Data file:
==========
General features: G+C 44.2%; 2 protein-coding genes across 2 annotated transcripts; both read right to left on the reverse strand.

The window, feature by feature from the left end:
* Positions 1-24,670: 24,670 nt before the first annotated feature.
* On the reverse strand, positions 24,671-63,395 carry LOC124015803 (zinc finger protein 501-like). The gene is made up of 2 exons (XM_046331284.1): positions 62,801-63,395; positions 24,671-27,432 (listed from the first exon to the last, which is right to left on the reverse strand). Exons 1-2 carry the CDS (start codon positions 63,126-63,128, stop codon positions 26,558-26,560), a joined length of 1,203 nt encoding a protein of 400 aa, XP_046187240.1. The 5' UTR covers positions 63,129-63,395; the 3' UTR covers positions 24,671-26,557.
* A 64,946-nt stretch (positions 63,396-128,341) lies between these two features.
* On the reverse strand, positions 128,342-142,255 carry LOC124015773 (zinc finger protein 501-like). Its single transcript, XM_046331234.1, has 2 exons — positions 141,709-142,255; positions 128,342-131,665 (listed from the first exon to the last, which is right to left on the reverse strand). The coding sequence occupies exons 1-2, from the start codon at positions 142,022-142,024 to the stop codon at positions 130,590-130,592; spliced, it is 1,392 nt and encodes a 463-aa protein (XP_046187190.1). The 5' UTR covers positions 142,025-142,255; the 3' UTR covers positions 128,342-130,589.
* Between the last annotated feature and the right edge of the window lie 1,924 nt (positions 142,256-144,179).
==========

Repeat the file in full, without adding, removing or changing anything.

General features: G+C 44.2%; 2 protein-coding genes across 2 annotated transcripts; both read right to left on the reverse strand.

The window, feature by feature from the left end:
* Positions 1-24,670: 24,670 nt before the first annotated feature.
* On the reverse strand, positions 24,671-63,395 carry LOC124015803 (zinc finger protein 501-like). The gene is made up of 2 exons (XM_046331284.1): positions 62,801-63,395; positions 24,671-27,432 (listed from the first exon to the last, which is right to left on the reverse strand). Exons 1-2 carry the CDS (start codon positions 63,126-63,128, stop codon positions 26,558-26,560), a joined length of 1,203 nt encoding a protein of 400 aa, XP_046187240.1. The 5' UTR covers positions 63,129-63,395; the 3' UTR covers positions 24,671-26,557.
* A 64,946-nt stretch (positions 63,396-128,341) lies between these two features.
* On the reverse strand, positions 128,342-142,255 carry LOC124015773 (zinc finger protein 501-like). Its single transcript, XM_046331234.1, has 2 exons — positions 141,709-142,255; positions 128,342-131,665 (listed from the first exon to the last, which is right to left on the reverse strand). The coding sequence occupies exons 1-2, from the start codon at positions 142,022-142,024 to the stop codon at positions 130,590-130,592; spliced, it is 1,392 nt and encodes a 463-aa protein (XP_046187190.1). The 5' UTR covers positions 142,025-142,255; the 3' UTR covers positions 128,342-130,589.
* Between the last annotated feature and the right edge of the window lie 1,924 nt (positions 142,256-144,179).